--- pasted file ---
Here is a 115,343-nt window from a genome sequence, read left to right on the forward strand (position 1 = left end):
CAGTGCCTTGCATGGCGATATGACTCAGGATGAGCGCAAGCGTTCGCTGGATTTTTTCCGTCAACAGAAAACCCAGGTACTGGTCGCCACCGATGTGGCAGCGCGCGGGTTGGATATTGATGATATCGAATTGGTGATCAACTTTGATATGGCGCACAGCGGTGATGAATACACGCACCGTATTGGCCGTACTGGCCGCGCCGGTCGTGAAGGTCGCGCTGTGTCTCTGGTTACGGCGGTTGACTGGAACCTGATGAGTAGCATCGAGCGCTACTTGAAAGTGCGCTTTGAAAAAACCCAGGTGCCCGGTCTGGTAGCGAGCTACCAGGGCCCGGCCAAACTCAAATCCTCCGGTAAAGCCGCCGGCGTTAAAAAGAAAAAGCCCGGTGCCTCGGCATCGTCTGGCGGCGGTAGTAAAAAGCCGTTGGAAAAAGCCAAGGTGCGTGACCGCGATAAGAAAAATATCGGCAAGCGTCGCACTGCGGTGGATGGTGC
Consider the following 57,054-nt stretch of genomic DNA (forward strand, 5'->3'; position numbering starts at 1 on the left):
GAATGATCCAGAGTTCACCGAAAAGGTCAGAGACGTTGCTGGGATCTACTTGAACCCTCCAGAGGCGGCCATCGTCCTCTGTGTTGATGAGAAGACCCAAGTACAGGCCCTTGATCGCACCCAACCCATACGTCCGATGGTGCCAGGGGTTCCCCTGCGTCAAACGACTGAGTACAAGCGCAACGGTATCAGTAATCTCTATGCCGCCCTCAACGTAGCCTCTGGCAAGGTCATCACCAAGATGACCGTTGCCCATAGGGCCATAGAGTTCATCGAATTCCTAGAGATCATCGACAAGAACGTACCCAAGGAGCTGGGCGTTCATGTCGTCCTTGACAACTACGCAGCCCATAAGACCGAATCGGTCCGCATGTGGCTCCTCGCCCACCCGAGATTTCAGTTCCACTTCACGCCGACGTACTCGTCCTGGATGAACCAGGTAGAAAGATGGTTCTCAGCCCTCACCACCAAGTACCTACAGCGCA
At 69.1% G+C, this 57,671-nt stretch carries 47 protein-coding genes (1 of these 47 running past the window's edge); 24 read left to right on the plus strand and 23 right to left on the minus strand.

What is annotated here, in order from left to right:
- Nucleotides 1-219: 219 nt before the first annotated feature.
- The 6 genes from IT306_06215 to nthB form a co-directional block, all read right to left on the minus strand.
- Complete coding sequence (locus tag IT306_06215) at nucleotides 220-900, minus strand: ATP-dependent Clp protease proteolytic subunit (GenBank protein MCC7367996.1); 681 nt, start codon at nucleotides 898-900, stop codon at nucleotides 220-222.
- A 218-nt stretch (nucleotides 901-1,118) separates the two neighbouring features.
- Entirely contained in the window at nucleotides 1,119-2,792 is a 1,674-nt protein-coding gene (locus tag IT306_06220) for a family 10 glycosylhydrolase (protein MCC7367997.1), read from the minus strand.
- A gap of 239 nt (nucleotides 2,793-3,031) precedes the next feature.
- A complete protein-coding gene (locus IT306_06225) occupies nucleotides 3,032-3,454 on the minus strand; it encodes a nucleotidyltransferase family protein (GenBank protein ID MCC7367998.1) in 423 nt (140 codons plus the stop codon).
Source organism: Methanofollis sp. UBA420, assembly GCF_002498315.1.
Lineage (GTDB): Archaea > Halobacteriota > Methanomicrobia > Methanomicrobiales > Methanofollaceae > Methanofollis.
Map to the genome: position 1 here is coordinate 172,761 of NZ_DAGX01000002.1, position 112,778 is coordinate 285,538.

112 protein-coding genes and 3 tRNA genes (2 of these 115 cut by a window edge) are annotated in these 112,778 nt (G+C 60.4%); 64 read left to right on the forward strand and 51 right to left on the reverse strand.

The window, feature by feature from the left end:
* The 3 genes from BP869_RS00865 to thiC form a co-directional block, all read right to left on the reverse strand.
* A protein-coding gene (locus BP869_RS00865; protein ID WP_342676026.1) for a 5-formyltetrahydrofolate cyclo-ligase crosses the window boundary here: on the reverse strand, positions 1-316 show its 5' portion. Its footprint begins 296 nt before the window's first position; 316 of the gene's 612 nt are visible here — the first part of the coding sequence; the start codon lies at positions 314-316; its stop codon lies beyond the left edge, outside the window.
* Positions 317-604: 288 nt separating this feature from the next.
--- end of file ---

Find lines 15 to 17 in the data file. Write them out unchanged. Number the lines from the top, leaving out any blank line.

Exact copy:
Lineage (GTDB): Archaea > Halobacteriota > Methanomicrobia > Methanomicrobiales > Methanofollaceae > Methanofollis.
Map to the genome: position 1 here is coordinate 172,761 of NZ_DAGX01000002.1, position 112,778 is coordinate 285,538.

112 protein-coding genes and 3 tRNA genes (2 of these 115 cut by a window edge) are annotated in these 112,778 nt (G+C 60.4%); 64 read left to right on the forward strand and 51 right to left on the reverse strand.